Racial harassment report reveals a significant problem
A large number of black, Asian and minority ethnic workers have experienced racial harassment at work in the last five years according to a new report. The study, based on polls carried out by the TUC, found that racism is a widespread issue in everyday working life in the UK. Yet it claims that employers do not consider racism as part of the everyday agenda in working life.
The survey of more than 5,000 people found that 65% of all ethnic minority participants reported that they have experienced racial harassment at work in the last five years, while 49% said they had been treated unfairly by their employer because of their race. This included of promotion and disproportionately low levels of access to training.
It is claimed that the effect of racism at work is an “invisible issue” that is not discussed. The report is said to challenge the assumption that racism is only a problem when specific incidents of racism take place and highlights the accumulative effect that institutional racism has on workers’ health, wellbeing and ability to function at work.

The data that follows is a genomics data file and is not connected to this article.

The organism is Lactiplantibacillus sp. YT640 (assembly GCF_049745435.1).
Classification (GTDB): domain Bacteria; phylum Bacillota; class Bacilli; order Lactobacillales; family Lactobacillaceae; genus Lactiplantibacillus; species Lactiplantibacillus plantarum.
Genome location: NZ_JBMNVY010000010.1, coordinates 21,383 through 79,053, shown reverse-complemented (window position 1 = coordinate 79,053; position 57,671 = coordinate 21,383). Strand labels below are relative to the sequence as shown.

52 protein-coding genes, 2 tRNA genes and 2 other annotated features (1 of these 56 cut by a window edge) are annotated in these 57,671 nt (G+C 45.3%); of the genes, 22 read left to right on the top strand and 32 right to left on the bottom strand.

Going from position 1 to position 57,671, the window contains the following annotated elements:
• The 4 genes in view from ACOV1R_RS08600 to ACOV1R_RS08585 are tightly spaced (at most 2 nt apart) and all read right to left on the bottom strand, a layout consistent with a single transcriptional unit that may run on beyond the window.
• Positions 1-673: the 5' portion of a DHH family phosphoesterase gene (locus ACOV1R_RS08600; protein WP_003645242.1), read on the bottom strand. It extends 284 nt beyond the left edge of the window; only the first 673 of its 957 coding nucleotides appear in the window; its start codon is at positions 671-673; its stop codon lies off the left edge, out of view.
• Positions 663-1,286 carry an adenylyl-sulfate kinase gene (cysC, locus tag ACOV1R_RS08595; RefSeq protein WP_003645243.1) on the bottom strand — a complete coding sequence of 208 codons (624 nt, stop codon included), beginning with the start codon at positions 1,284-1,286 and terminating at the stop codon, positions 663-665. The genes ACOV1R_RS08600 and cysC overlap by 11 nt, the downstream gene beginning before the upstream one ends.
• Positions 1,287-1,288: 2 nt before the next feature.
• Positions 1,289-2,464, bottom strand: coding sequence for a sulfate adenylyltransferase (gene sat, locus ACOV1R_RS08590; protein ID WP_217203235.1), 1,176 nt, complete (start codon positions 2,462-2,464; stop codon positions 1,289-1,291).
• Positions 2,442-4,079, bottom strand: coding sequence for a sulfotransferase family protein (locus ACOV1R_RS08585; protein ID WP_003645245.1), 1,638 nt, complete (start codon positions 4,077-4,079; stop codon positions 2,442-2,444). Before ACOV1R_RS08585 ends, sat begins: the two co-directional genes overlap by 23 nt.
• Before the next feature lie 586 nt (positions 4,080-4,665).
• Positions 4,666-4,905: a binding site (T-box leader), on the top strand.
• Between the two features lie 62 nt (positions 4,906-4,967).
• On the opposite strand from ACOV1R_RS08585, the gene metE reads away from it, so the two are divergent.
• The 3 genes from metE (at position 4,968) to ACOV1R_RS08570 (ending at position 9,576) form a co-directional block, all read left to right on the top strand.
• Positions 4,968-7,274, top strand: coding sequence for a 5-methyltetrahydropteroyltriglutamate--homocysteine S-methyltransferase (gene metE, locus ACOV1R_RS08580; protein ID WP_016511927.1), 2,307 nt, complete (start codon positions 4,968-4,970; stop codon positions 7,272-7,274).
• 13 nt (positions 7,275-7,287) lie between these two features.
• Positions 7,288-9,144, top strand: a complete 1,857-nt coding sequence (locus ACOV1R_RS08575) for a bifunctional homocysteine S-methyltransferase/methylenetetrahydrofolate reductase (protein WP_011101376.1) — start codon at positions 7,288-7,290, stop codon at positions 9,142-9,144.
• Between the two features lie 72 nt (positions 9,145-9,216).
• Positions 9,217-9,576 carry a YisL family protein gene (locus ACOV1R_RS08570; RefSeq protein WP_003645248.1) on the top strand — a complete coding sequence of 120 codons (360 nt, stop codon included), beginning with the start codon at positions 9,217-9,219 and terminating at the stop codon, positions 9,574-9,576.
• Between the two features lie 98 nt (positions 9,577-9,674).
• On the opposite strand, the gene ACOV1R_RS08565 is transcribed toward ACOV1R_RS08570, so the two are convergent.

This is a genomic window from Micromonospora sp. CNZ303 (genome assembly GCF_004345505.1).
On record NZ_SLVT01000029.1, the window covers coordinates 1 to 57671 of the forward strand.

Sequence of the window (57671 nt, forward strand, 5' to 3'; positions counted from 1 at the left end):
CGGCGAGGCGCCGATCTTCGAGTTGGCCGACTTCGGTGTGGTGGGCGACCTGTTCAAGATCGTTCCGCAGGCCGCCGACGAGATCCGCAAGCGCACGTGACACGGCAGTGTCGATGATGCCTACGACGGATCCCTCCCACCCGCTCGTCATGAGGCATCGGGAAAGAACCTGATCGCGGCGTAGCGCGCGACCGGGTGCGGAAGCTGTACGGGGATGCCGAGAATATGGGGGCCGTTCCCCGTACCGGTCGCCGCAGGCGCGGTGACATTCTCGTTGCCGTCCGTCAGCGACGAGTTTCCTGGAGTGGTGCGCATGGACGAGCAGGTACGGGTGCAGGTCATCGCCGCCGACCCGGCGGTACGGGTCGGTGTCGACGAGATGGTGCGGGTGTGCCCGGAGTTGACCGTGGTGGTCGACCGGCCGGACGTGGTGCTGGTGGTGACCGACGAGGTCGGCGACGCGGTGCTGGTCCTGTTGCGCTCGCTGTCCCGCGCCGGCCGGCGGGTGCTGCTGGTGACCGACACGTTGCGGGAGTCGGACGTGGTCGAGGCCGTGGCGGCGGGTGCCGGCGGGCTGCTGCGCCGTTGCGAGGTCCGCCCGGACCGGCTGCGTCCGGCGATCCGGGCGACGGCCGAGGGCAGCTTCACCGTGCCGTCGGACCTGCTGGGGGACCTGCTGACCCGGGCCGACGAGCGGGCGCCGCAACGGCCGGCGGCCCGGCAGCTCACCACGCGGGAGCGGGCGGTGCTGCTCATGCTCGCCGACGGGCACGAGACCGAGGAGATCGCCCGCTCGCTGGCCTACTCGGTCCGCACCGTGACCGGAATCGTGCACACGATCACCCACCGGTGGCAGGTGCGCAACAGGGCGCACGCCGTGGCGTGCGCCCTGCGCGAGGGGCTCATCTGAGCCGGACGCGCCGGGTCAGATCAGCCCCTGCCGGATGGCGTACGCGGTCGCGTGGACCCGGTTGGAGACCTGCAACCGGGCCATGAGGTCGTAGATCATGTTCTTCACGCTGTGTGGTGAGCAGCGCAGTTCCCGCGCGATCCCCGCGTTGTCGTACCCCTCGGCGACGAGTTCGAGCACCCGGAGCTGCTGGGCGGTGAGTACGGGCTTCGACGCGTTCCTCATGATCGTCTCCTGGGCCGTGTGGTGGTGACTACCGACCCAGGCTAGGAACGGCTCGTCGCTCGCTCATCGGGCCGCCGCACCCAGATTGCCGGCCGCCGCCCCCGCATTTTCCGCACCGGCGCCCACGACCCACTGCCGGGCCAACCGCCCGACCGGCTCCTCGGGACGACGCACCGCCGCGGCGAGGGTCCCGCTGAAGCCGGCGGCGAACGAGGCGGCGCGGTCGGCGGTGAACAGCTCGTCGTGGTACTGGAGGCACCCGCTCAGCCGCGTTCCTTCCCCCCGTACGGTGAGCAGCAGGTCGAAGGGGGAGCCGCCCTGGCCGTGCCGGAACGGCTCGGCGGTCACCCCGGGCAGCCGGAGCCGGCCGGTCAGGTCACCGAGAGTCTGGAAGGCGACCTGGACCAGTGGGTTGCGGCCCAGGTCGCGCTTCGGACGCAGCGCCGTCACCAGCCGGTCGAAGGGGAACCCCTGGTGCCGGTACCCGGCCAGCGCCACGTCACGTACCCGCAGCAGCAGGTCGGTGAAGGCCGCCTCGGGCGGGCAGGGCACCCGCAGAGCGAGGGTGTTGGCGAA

Almost half of respondents from a black, Asian or mixed heritage background reported they had been subjected to verbal abuse and racist jokes at work. A third said they had been bullied and subjected to “ignorant or insensitive” questions, while 11% experienced racist violence at work.
Almost two-thirds of black employees said racism at work impacted their mental health and stress, with more than half saying workplace racism negatively impacted their work.
Among a number of recommendations, the report authors callfor a review into whether employers were fulfilling their duties around equality, as well as legislation to ensure businesses were responsible for protecting workers against racism by third parties, and to introduce anonymised application forms across all sector.
More black, Asian and minority ethnic individuals are on zero-hours contracts – one in 24, compared to one in 42 white workers. And one in 13 are in in temporary work, compared to 1 in 19 white workers.